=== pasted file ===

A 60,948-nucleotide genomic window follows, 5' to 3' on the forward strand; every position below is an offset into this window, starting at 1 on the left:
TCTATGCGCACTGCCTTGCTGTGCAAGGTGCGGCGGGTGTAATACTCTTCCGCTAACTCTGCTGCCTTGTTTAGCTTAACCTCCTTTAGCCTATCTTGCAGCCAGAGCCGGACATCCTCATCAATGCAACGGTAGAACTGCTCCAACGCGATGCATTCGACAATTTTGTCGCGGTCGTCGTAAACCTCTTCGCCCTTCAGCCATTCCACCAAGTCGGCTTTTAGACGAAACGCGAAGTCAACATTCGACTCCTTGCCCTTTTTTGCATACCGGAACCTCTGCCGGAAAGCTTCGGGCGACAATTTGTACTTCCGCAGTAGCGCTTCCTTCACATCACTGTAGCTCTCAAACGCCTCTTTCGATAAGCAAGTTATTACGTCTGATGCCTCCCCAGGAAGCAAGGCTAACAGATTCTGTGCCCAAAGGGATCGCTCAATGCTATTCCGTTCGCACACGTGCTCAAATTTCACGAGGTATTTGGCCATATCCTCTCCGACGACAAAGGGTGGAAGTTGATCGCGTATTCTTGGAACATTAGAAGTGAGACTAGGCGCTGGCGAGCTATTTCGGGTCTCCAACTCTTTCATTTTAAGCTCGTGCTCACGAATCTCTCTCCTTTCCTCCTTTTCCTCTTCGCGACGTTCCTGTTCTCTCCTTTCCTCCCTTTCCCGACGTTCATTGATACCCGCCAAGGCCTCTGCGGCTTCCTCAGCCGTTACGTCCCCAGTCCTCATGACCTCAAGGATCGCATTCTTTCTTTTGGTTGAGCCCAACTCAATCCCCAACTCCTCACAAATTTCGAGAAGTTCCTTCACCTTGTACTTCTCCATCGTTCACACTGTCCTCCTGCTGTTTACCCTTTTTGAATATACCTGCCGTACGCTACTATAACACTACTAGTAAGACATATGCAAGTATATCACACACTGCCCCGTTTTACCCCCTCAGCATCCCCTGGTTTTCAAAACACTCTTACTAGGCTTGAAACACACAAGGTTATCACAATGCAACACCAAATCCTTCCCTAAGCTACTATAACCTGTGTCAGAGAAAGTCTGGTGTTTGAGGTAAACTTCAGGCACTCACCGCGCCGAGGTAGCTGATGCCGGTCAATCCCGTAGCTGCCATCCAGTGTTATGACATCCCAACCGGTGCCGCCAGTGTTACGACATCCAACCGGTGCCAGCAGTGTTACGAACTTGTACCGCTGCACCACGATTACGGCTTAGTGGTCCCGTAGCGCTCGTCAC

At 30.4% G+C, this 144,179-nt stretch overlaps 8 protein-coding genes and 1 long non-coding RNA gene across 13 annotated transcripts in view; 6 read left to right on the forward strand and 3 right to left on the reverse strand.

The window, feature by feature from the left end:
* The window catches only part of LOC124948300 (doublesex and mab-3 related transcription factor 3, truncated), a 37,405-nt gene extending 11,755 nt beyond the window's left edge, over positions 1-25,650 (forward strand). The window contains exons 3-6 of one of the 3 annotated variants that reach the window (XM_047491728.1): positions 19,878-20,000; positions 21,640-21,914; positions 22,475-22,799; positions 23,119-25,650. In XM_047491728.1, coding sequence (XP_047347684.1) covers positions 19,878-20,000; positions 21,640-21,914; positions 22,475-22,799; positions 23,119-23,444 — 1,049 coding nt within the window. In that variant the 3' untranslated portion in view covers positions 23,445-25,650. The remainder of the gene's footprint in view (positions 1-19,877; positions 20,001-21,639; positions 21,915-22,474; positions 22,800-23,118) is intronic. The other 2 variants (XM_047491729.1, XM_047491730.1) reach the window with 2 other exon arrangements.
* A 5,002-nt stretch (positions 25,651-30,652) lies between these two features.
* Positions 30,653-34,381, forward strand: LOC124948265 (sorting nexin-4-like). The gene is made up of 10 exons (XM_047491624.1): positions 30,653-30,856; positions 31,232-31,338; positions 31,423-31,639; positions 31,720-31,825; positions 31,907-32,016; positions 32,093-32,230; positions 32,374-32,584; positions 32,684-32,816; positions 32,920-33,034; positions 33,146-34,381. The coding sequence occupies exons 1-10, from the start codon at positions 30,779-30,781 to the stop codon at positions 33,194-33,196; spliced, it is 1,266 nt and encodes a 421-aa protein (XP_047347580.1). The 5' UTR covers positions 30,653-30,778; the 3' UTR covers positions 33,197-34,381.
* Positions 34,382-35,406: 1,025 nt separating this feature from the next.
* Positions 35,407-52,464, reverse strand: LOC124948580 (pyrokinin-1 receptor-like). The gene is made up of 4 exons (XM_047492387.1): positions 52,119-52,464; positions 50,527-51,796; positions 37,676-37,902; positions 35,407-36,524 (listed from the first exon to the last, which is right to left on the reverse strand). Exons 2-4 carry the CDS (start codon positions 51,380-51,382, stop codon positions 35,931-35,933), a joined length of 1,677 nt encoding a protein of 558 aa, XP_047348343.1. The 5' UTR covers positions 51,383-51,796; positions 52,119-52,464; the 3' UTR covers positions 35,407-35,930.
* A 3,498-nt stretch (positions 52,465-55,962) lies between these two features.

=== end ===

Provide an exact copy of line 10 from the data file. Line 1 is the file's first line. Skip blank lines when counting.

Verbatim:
* A 3,498-nt stretch (positions 52,465-55,962) lies between these two features.